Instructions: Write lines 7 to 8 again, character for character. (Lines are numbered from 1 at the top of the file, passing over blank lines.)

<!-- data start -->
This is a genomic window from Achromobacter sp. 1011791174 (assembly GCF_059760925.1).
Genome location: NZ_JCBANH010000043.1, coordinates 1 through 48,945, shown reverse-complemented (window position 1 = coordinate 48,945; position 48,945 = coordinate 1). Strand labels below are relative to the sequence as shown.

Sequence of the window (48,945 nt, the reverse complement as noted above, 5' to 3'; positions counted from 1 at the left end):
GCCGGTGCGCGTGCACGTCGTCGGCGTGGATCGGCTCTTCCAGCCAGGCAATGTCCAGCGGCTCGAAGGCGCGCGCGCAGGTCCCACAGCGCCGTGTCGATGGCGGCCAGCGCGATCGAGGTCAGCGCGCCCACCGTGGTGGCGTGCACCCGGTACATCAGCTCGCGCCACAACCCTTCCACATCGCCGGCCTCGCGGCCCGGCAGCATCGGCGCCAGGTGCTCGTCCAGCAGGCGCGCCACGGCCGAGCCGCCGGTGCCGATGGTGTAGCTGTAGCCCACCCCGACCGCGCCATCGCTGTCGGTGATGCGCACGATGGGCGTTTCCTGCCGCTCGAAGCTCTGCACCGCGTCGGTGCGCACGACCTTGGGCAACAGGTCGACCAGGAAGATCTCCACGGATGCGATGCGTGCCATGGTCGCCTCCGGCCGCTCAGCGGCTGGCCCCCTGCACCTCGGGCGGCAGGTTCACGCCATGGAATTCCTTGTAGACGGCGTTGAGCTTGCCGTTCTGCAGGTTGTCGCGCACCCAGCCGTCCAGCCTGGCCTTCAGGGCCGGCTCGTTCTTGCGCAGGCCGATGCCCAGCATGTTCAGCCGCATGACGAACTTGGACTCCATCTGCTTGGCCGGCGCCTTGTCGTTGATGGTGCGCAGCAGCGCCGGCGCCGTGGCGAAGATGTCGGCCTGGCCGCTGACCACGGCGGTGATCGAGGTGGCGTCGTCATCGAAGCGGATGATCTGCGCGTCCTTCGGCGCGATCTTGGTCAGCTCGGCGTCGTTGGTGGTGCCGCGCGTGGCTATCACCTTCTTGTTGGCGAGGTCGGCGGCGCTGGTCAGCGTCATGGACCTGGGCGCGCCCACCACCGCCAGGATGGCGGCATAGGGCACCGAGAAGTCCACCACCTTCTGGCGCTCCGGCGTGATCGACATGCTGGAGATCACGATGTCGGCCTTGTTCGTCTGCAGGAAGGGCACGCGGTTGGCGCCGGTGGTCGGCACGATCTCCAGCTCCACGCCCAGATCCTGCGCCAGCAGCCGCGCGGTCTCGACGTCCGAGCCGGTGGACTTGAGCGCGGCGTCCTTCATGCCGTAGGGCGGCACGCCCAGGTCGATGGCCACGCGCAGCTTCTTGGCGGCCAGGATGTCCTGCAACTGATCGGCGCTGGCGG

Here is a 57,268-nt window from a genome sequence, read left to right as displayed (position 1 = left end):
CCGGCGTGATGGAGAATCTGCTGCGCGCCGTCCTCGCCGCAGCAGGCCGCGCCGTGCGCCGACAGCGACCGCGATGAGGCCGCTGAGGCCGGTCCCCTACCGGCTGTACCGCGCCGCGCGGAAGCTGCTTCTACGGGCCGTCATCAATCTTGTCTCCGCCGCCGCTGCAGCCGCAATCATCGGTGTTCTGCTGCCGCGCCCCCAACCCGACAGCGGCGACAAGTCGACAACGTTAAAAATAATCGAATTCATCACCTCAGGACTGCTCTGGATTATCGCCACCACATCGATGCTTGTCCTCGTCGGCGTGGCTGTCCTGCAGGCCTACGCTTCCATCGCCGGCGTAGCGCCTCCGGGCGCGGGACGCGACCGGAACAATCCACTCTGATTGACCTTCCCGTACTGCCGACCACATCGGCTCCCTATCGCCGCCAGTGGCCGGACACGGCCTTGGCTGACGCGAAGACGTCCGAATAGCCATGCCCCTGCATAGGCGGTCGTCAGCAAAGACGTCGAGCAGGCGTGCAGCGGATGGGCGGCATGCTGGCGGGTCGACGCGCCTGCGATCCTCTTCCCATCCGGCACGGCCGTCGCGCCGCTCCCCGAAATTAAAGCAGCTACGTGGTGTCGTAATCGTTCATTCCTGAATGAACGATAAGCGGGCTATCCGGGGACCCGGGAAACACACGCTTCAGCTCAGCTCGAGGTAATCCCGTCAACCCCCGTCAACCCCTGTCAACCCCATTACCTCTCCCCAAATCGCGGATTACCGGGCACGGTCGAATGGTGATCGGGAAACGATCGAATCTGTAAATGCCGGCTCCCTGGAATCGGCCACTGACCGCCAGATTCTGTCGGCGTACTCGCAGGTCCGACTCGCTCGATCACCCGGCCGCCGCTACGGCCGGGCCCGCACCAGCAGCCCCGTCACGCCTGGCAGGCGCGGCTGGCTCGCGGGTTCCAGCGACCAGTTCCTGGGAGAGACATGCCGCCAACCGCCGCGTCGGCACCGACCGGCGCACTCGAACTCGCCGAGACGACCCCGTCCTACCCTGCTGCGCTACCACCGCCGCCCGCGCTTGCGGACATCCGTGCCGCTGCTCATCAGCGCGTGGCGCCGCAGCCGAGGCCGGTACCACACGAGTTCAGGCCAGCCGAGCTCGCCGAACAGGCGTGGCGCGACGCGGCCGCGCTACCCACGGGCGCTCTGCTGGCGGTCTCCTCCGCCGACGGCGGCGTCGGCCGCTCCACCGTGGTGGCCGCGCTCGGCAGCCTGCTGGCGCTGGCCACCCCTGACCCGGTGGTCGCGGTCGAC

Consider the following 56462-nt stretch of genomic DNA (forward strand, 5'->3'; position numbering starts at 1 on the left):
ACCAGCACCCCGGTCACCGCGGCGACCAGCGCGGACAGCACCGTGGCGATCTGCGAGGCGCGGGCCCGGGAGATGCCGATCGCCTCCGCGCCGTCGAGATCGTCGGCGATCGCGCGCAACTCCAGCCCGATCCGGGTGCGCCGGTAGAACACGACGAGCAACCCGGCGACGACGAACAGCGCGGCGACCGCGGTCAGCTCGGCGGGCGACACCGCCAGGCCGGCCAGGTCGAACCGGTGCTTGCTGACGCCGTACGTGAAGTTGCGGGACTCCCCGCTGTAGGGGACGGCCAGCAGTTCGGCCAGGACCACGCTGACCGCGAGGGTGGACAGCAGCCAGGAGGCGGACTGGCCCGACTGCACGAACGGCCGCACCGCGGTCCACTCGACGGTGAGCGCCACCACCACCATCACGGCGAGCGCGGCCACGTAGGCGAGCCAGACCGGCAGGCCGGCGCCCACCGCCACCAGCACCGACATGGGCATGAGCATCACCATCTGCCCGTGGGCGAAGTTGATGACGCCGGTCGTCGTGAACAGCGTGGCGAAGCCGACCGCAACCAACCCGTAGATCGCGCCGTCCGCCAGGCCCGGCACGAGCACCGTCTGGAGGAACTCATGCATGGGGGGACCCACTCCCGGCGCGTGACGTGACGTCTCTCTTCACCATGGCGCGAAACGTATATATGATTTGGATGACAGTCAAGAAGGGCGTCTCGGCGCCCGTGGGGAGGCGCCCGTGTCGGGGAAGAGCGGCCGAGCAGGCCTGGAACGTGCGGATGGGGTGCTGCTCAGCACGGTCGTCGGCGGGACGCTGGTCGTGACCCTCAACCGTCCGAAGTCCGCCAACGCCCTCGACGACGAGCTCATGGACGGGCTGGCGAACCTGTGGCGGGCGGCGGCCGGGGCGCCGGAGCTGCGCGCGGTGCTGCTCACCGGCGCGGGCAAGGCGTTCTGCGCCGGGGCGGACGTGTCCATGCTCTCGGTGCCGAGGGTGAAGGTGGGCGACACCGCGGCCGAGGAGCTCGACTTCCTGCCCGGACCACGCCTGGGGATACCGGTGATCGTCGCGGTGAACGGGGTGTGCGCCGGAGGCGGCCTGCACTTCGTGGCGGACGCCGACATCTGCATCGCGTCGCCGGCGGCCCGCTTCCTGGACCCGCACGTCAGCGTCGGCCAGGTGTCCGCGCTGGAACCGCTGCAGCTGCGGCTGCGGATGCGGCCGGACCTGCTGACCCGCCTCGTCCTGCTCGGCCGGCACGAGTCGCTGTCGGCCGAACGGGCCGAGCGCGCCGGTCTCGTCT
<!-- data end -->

Consider the following 56462-nt stretch of genomic DNA (forward strand, 5'->3'; position numbering starts at 1 on the left):
ACCAGCACCCCGGTCACCGCGGCGACCAGCGCGGACAGCACCGTGGCGATCTGCGAGGCGCGGGCCCGGGAGATGCCGATCGCCTCCGCGCCGTCGAGATCGTCGGCGATCGCGCGCAACTCCAGCCCGATCCGGGTGCGCCGGTAGAACACGACGAGCAACCCGGCGACGACGAACAGCGCGGCGACCGCGGTCAGCTCGGCGGGCGACACCGCCAGGCCGGCCAGGTCGAACCGGTGCTTGCTGACGCCGTACGTGAAGTTGCGGGACTCCCCGCTGTAGGGGACGGCCAGCAGTTCGGCCAGGACCACGCTGACCGCGAGGGTGGACAGCAGCCAGGAGGCGGACTGGCCCGACTGCACGAACGGCCGCACCGCGGTCCACTCGACGGTGAGCGCCACCACCACCATCACGGCGAGCGCGGCCACGTAGGCGAGCCAGACCGGCAGGCCGGCGCCCACCGCCACCAGCACCGACATGGGCATGAGCATCACCATCTGCCCGTGGGCGAAGTTGATGACGCCGGTCGTCGTGAACAGCGTGGCGAAGCCGACCGCAACCAACCCGTAGATCGCGCCGTCCGCCAGGCCCGGCACGAGCACCGTCTGGAGGAACTCATGCATGGGGGGACCCACTCCCGGCGCGTGACGTGACGTCTCTCTTCACCATGGCGCGAAACGTATATATGATTTGGATGACAGTCAAGAAGGGCGTCTCGGCGCCCGTGGGGAGGCGCCCGTGTCGGGGAAGAGCGGCCGAGCAGGCCTGGAACGTGCGGATGGGGTGCTGCTCAGCACGGTCGTCGGCGGGACGCTGGTCGTGACCCTCAACCGTCCGAAGTCCGCCAACGCCCTCGACGACGAGCTCATGGACGGGCTGGCGAACCTGTGGCGGGCGGCGGCCGGGGCGCCGGAGCTGCGCGCGGTGCTGCTCACCGGCGCGGGCAAGGCGTTCTGCGCCGGGGCGGACGTGTCCATGCTCTCGGTGCCGAGGGTGAAGGTGGGCGACACCGCGGCCGAGGAGCTCGACTTCCTGCCCGGACCACGCCTGGGGATACCGGTGATCGTCGCGGTGAACGGGGTGTGCGCCGGAGGCGGCCTGCACTTCGTGGCGGACGCCGACATCTGCATCGCGTCGCCGGCGGCCCGCTTCCTGGACCCGCACGTCAGCGTCGGCCAGGTGTCCGCGCTGGAACCGCTGCAGCTGCGGCTGCGGATGCGGCCGGACCTGCTGACCCGCCTCGTCCTGCTCGGCCGGCACGAGTCGCTGTCGGCCGAACGGGCCGAGCGCGCCGGTCTCGTCT